The move is both a signal of the government’s new approach and an acknowledgement of overwhelming popular sentiment
By Jason Langendorf
Thousands of Americans were pardoned for federal marijuana possession in October 2022, but the full scope of President Joe Biden’s announcement is far wider. The move will have a ripple effect that not only improves the lives of countless others who use marijuana, but should clarify policy and reset priorities for government officials and law enforcement agencies from the federal level down to states and local communities.
Initial reactions to Biden’s pardons—which affected more than 6,500 individuals, according to a White House estimate—ranged from outrage to “not nearly enough,” with surprisingly little in between. Even the president himself seemed to signal that these latest moves were at least in part symbolic.
Even symbolic gestures tend to carry significant weight when they come in the form of federal reform as mandated by the president.
“Too many lives have been upended because of our failed approach to marijuana,” Biden said in a statement. “It’s time that we right these wrongs.”
But even symbolic gestures tend to carry significant weight when they come in the form of federal reform as mandated by the president. And it should be noted that Biden’s moves weren’t limited to simple possession pardons.
The Pardon as a Signal to States
First, let’s not overlook how the lives of those 6,500-plus people are affected. Each has been returned the right to vote, for instance, and no longer must explain a felony charge to future potential employers. The policy change also applies to who-knows-how-many more thousands who won’t be incarcerated or denied housing or educational opportunities for marijuana possession.
Additionally, Biden urged governors to issue similar pardons at the state level. Although the call was mostly met with concerns over immediate political trickle-down effects, Biden’s backing sets a strong precedent for states.
“We need to end this stigma that can keep people from getting jobs and make sure law enforcement keeps its focus on fighting violent crime, drug traffickers and other threats to safe communities.”North Carolina governer Roy Cooper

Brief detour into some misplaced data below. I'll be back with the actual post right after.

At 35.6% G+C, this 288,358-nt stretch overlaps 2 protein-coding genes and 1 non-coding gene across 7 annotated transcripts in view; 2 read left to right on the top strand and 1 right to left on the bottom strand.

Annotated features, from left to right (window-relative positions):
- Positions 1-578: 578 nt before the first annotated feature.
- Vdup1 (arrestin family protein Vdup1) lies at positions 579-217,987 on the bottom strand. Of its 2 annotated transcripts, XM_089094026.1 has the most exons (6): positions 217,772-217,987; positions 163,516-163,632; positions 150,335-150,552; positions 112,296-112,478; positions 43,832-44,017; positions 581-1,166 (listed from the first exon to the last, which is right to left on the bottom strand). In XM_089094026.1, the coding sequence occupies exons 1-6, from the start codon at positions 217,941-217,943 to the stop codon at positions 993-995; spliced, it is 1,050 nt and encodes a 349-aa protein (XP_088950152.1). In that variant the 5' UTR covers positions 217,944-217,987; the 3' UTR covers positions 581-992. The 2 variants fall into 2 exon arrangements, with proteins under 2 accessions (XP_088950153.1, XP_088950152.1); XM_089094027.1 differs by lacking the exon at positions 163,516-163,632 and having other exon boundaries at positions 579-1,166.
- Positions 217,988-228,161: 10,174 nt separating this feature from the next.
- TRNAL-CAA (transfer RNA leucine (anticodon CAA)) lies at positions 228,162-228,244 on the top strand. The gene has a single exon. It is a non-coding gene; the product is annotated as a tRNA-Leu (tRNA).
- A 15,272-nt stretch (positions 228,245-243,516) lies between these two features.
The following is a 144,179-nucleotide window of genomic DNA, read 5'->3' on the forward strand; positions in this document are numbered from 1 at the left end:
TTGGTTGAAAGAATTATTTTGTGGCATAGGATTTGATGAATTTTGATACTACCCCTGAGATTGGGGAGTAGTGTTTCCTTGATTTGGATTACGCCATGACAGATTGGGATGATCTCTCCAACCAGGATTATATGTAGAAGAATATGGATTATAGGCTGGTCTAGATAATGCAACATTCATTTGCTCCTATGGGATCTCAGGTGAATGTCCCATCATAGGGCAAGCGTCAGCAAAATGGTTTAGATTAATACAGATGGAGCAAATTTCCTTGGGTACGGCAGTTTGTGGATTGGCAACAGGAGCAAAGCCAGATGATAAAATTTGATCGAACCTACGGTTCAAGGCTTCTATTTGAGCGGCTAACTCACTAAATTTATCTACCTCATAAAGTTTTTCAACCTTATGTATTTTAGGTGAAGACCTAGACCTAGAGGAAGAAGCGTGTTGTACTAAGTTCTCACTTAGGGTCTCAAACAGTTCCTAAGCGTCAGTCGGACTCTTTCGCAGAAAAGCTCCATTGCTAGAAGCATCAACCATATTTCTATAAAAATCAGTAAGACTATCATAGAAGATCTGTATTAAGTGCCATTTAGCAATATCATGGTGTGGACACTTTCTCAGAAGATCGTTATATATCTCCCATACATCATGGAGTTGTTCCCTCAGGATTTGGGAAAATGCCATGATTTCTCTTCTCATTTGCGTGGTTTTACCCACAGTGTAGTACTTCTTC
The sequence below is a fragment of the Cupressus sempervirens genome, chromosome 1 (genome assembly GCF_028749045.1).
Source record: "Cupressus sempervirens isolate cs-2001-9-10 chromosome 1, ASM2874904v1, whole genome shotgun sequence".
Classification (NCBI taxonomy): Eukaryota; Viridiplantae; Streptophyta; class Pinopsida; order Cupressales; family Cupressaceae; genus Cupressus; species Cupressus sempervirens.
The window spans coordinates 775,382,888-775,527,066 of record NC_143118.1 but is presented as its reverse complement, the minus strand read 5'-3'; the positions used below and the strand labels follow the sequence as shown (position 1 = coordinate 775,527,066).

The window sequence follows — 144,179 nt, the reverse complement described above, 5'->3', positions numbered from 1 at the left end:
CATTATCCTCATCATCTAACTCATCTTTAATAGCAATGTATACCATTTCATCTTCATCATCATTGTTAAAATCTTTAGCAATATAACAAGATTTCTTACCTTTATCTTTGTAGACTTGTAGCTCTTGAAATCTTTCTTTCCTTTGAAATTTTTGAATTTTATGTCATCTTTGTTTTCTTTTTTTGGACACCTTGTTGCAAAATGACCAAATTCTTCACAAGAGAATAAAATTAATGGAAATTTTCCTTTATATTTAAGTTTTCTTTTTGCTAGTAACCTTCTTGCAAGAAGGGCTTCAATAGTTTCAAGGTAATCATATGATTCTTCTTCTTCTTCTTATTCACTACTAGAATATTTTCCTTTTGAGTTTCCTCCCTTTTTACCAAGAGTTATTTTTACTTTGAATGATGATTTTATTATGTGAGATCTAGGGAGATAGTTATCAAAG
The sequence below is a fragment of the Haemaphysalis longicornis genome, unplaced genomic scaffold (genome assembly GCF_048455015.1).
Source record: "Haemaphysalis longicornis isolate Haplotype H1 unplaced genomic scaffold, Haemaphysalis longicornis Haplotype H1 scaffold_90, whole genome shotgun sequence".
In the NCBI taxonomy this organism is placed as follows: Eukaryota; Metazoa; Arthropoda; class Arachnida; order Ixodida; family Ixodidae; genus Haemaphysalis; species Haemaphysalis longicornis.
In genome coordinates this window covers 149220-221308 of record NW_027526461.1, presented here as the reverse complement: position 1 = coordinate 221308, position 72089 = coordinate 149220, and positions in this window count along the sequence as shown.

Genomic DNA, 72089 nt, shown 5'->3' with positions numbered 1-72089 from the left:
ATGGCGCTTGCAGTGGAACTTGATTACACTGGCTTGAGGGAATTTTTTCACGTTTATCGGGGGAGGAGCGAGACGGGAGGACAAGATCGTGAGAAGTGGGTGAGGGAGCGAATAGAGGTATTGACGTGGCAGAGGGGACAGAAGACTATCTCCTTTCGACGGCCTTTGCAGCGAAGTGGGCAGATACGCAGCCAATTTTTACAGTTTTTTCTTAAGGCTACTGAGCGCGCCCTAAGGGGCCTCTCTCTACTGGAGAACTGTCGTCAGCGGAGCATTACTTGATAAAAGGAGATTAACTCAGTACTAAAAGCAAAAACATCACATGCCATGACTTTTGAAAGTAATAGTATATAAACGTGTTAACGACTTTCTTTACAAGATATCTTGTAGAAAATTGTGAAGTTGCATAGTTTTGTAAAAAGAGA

In 2021, Illinois governor J.B. Pritzker (D) pardoned 9,000 state residents, but the move at the time was mostly met with cautious indifference by lawmakers elsewhere. Concerns lingered about the optics of pardons while marijuana was still classified as a Schedule 1 drug and when even a Democratic president wasn’t willing to get behind decriminalization, let alone full legalization. Biden’s resetting of federal precedent gives state policymakers leverage to make their own changes and sends a clear message that reflects the overwhelming will of the American population.
“We need to end this stigma that can keep people from getting jobs and make sure law enforcement keeps its focus on fighting violent crime, drug traffickers and other threats to safe communities,” North Carolina governor Roy Cooper (D) said in a statement. “I have also asked our lawyers to examine North Carolina law regarding simple possession of marijuana convictions and pardons to determine if there is action we can and should take.”
Is Reclassification Next?
Perhaps most significantly, Biden called for a scheduling review of marijuana by the Justice Department and U.S. Department of Health and Human Services (HHS)—a move that, if followed, could have far-reaching symbolic and practical effects.
Marijuana is currently classified as a Schedule 1 drug, the same as heroin and higher than fentanyl. “It makes no sense,” said Biden.
A reclassification could essentially force the hands of states to reduce penalties on marijuana charges. And because drug recidivism rates are higher for incarcerated people and the nature of many current state laws is so punitive, future marijuana policy drawdowns could help not only keep more people out of prisons and jails, but also out of the cycle of addiction.
Top photo: Kristina Volgenau